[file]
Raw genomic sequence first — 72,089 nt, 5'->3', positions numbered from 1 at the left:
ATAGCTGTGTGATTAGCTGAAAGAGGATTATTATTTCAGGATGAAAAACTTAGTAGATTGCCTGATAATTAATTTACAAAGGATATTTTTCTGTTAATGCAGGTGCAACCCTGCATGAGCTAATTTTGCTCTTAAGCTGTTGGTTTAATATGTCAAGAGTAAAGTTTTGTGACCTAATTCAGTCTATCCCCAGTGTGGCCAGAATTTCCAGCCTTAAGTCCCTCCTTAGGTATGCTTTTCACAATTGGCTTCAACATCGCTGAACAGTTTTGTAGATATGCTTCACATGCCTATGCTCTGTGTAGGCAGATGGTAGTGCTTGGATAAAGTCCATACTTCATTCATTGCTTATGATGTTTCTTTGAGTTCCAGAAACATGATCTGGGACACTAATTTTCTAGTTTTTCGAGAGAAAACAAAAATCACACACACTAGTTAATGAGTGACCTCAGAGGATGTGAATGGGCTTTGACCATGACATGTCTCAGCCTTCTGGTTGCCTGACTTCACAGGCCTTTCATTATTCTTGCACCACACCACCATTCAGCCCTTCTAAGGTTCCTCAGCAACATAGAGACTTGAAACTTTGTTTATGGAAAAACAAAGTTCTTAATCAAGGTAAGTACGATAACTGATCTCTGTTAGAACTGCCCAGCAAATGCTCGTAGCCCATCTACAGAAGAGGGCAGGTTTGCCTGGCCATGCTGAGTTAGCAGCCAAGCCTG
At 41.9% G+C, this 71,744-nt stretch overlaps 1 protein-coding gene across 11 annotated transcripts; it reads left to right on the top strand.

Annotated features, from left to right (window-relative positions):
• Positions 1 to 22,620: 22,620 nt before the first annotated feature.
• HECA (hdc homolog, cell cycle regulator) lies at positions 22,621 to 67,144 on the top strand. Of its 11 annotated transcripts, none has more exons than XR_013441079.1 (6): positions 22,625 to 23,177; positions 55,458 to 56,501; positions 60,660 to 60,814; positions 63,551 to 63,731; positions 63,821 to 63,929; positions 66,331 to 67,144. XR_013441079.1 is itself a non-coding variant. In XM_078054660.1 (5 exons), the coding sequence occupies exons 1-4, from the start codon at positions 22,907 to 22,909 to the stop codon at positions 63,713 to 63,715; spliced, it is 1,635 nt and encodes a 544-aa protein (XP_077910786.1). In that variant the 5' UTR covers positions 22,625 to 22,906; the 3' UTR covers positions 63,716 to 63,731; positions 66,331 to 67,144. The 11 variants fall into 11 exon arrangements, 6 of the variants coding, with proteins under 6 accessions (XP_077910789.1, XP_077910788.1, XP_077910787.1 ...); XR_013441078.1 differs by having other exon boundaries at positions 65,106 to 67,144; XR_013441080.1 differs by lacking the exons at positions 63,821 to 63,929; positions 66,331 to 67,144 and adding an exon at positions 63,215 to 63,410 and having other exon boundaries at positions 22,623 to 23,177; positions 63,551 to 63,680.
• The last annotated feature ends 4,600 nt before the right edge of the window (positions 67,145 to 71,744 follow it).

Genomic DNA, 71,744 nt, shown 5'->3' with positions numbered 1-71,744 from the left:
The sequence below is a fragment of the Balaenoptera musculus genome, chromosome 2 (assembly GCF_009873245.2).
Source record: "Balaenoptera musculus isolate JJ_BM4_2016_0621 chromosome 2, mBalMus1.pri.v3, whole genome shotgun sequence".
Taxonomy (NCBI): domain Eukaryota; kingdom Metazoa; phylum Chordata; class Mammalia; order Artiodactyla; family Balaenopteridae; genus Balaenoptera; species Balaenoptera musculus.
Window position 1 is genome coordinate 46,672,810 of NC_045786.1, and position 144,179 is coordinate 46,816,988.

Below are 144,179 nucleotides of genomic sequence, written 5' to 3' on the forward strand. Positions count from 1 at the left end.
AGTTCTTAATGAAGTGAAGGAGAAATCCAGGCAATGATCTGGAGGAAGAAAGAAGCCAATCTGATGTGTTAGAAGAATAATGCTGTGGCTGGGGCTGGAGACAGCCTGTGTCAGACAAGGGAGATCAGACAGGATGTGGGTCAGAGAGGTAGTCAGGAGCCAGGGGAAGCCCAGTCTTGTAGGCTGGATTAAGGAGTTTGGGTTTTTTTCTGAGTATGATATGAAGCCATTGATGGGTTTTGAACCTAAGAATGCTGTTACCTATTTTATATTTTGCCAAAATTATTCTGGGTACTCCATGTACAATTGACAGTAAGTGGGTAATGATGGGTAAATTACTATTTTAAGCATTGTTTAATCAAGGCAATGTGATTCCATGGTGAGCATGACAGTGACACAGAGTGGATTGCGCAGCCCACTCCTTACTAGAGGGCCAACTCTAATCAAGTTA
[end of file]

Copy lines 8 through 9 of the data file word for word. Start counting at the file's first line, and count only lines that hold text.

Genomic DNA, 71,744 nt, shown 5'->3' with positions numbered 1-71,744 from the left:
The sequence below is a fragment of the Balaenoptera musculus genome, chromosome 2 (assembly GCF_009873245.2).